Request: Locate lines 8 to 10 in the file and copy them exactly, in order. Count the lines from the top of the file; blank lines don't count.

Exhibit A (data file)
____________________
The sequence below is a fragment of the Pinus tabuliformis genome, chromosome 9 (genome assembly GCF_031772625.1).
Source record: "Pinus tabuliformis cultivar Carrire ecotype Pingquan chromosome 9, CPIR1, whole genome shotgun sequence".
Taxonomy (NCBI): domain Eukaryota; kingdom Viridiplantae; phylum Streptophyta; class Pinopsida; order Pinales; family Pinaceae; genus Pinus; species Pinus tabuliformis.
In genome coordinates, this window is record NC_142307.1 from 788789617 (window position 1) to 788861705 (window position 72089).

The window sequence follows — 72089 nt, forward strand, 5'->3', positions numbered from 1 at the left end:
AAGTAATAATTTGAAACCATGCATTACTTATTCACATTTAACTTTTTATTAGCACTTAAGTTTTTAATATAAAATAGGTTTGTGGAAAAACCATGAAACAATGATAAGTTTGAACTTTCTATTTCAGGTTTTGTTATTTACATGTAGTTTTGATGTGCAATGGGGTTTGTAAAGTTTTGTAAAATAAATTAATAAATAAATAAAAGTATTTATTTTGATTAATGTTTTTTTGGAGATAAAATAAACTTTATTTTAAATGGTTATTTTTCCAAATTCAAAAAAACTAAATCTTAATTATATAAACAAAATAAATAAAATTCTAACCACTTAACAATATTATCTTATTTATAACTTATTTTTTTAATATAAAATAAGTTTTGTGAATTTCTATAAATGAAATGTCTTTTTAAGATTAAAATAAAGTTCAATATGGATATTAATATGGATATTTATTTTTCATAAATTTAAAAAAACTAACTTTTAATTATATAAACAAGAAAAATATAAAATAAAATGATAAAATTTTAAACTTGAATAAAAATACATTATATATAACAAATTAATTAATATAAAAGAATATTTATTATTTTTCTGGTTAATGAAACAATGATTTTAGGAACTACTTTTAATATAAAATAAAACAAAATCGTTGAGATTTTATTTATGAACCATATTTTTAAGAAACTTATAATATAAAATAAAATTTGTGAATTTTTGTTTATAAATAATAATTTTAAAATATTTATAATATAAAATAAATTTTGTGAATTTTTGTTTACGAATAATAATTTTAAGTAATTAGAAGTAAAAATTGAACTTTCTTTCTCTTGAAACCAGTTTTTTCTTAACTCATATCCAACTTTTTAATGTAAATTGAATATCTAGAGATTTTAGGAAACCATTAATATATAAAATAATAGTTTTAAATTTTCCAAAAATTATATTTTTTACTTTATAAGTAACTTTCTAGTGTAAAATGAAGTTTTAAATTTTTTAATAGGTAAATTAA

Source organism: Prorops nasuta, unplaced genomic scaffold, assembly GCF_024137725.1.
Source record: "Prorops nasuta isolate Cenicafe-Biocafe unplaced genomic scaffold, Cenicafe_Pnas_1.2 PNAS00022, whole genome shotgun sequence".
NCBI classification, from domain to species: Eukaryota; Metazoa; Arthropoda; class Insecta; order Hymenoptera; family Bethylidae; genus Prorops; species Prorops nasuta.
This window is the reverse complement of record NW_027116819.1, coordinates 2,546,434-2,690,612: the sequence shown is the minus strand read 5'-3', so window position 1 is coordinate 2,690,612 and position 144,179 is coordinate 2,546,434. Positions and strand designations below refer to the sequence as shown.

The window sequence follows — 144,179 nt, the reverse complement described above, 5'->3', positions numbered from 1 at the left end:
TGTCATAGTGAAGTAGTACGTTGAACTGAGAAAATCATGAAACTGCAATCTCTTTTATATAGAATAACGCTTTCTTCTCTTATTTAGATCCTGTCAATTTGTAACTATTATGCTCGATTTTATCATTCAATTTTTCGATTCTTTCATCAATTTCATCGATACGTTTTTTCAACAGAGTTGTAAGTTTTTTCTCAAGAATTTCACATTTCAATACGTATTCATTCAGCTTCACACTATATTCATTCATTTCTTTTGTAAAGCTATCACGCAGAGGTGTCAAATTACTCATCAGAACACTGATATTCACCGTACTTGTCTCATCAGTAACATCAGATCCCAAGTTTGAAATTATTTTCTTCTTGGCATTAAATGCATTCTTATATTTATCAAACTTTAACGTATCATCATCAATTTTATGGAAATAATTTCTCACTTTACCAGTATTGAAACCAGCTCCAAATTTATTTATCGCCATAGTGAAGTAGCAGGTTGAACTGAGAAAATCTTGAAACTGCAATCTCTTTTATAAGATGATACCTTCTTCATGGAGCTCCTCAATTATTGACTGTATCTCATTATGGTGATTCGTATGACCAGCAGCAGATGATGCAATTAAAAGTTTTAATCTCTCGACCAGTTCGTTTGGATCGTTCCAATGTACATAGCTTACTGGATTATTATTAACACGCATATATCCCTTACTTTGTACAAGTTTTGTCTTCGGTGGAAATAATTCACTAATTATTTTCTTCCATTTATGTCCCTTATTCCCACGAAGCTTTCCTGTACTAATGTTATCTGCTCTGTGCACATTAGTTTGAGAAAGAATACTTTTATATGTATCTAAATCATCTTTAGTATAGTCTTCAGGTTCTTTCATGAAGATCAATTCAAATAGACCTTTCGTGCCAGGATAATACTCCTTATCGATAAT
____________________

Source record: "Prorops nasuta isolate Cenicafe-Biocafe unplaced genomic scaffold, Cenicafe_Pnas_1.2 PNAS00022, whole genome shotgun sequence".
NCBI classification, from domain to species: Eukaryota; Metazoa; Arthropoda; class Insecta; order Hymenoptera; family Bethylidae; genus Prorops; species Prorops nasuta.
This window is the reverse complement of record NW_027116819.1, coordinates 2,546,434-2,690,612: the sequence shown is the minus strand read 5'-3', so window position 1 is coordinate 2,690,612 and position 144,179 is coordinate 2,546,434. Positions and strand designations below refer to the sequence as shown.